Greek Archaic PeriodThe Greek Archaic Period was the beginning of great ancient Greek civilization during which the early Greek culture started to take prominent shape. During this period, there was a significant increase in the development of Greek philosophy. Majority of Greek city-states began to take power during this period. Greek art became more naturalistic during this period. The rigid style of their art began to fade from their artwork, which laid the foundation of modern artwork. Characteristic "archaic smile" began to animate faces on their sculptures. It is noteworthy to mention that there was a major development in the field of architecture in the archaic period (Mark, 2019). Significance of harmonious architectural proportions is reflected from the development of Doric orders. The region of Greece along with the islands of the Aegean Seas was a landscape of mountains and seas. Ancient Greece civilization usually consisted of small cities. It is essential to mention that every territory had its cultural peculiarities, identity, and dialect. These territories were fiercely independent of one another. In the meantime, Greek began to colonize every island of the Black Sea and the Mediterranean Sea to establish a major locus for Greek colonization. The Greek were agricultural people like all other societies at that time. They were engaged in the cultivation of grains, olives, and vines in the ancient Mediterranean region (Mark, 2019). They also kept cattle, sheep, and goats in their small farms, usually of a few acres. Limited agricultural lands in Greece compelled them to engage in trade to fulfill their basic food necessitates (Pomeroy et al., 2004). The land shortage was a major concern of these people, which resulted in violent clashes among various classes. To mitigate the issue of agricultural land, Greeks traders engaged in extensive maritime trade, which proved to be effective for them. Trade of consumer goods such as cloth, wine, pottery, and metalwork was prominent at that period (Pomeroy et al., 2004). Greeks took great advantage by trading these consumer's goods which enabled them to resent the unrestrained power of the oligarchs to create new leaders. Some of these leaders turned out to be autocratic, while the majority of them were enlightened leaders, known as tyrants. The tyrants made some major decisions that changed the dynasty of their people. For instance, tyrants of Megara, named Theagenes, managed to bring running water to his city. His efforts in providing running water to his people were remarkable that made him famous among different city-states at that. The tyrant of Argos, named Pheidon, introduced the first ever orderly system of measures and weights in his city which later adopted by the Classical Greeks.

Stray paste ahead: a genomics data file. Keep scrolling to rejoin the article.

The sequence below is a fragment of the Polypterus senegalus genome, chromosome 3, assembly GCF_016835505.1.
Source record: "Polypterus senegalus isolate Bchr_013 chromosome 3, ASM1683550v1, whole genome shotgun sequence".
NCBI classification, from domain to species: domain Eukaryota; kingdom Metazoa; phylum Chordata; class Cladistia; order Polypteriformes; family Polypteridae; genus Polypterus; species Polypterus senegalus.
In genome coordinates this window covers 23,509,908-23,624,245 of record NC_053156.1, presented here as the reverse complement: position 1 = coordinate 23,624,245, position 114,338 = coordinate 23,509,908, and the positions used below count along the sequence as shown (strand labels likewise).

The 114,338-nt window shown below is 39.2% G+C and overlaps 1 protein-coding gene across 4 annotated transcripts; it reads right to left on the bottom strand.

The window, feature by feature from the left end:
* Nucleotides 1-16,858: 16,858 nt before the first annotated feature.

In a nutshell, ancient Greek civilization has been greatly significant in succeeding world history. The foundation of western civilization was formed by the political and philosophical concepts of ancient Greece. A significant impact of art and architecture of ancient Greek civilization has been observed in subsequent world history. Their engagement in trades and agriculture set an example for western civilization on how to effectively practice these domains to fulfill the basic necessitates.
Kitto, H. D. F. (2017). The Greeks. Routledge.
Mark, J. (2019). Ancient Greece. Ancient History Encyclopedia. Retrieved from https://www.ancient.eu/greece/
Pomeroy, S. B., Burstein, S. M., Donlan, W., Roberts, J. T., & Tandy, D. W. (2004). A brief history of ancient Greece: Politics, society, and culture. New York: Oxford University Press.
Sansone, D. (2016). Ancient Greek Civilization. John Wiley & Sons.
Willetts, R. F. (2014). Aristocratic Society in Ancient Crete (Routledge Revivals). Routledge.